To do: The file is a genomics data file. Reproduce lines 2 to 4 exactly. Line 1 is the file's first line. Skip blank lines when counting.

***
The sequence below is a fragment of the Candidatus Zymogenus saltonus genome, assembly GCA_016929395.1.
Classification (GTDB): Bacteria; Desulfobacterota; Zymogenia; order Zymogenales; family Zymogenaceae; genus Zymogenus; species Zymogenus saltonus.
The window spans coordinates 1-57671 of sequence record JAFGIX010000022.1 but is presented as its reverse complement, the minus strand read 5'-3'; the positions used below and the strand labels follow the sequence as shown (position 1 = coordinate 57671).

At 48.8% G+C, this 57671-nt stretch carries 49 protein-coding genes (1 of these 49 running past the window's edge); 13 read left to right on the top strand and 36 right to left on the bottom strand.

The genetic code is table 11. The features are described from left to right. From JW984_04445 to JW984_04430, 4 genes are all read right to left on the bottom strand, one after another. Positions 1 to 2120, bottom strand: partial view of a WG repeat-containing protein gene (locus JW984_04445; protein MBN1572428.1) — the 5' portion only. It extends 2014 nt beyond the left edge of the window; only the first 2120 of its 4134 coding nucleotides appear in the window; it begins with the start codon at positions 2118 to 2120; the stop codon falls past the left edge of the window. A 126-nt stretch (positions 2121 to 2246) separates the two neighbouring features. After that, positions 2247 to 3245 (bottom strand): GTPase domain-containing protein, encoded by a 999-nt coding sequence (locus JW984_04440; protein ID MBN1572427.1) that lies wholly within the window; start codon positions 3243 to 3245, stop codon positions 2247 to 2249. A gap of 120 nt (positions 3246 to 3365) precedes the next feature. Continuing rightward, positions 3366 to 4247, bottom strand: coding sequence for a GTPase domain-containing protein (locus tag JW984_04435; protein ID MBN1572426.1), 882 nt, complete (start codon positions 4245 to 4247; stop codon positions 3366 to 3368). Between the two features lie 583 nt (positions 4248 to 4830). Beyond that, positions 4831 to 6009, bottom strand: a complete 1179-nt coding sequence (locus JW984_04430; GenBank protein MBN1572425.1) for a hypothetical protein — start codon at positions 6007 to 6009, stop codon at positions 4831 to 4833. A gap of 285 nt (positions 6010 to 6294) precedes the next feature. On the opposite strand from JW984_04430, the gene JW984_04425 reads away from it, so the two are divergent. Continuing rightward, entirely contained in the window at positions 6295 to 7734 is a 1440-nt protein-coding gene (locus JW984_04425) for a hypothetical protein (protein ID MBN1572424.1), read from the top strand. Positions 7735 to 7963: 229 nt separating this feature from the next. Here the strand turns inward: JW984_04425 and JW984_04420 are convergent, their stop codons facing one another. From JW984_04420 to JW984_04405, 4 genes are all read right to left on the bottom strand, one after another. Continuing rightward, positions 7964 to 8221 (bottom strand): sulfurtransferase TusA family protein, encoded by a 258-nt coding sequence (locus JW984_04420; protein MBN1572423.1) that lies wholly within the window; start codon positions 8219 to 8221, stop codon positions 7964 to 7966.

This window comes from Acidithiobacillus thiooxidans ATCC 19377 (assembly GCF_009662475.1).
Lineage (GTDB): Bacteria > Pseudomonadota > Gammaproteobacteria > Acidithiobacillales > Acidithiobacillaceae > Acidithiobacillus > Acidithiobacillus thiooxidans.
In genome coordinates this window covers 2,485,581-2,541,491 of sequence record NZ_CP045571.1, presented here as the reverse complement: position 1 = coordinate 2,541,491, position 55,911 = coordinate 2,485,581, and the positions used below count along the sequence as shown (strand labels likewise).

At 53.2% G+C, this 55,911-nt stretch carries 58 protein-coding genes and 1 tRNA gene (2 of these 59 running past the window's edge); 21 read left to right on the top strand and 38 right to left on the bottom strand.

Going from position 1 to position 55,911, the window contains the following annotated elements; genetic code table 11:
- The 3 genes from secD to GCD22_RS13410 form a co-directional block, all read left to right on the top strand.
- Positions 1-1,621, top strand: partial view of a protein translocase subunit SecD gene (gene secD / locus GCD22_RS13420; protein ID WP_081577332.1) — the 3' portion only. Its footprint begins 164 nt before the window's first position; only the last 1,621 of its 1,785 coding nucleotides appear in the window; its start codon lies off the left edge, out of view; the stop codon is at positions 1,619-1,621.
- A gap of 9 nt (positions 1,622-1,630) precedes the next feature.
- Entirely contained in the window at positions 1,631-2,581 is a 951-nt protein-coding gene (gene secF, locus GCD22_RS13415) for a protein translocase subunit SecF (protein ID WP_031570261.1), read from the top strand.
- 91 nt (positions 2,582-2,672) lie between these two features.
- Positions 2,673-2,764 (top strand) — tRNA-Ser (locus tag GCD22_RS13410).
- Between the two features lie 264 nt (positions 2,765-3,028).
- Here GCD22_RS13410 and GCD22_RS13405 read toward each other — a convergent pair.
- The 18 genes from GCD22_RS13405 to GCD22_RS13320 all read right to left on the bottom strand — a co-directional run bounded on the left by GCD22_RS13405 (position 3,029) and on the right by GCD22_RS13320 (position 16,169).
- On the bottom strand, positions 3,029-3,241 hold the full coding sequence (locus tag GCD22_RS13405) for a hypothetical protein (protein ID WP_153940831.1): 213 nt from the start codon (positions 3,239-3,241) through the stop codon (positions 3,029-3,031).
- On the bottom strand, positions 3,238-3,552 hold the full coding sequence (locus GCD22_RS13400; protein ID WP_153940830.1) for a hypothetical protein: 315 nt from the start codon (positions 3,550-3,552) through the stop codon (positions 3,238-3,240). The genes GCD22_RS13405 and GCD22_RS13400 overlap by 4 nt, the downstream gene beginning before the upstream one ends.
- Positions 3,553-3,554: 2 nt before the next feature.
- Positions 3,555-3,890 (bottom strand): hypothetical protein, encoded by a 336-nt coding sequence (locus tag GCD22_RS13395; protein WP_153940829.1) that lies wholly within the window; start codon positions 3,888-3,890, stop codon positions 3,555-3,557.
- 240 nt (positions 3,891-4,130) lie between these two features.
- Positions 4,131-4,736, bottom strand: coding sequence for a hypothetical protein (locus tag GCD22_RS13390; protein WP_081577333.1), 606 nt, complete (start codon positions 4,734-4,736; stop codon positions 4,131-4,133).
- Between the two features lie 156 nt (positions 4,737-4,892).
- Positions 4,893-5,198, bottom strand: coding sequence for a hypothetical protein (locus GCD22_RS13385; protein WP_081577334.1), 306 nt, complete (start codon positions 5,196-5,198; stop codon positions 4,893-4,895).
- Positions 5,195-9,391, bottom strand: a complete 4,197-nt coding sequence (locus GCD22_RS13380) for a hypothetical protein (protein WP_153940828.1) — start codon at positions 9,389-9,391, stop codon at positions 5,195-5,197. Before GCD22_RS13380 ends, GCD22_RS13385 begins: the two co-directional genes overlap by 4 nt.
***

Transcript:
Classification (GTDB): Bacteria; Desulfobacterota; Zymogenia; order Zymogenales; family Zymogenaceae; genus Zymogenus; species Zymogenus saltonus.
The window spans coordinates 1-57671 of sequence record JAFGIX010000022.1 but is presented as its reverse complement, the minus strand read 5'-3'; the positions used below and the strand labels follow the sequence as shown (position 1 = coordinate 57671).

At 48.8% G+C, this 57671-nt stretch carries 49 protein-coding genes (1 of these 49 running past the window's edge); 13 read left to right on the top strand and 36 right to left on the bottom strand.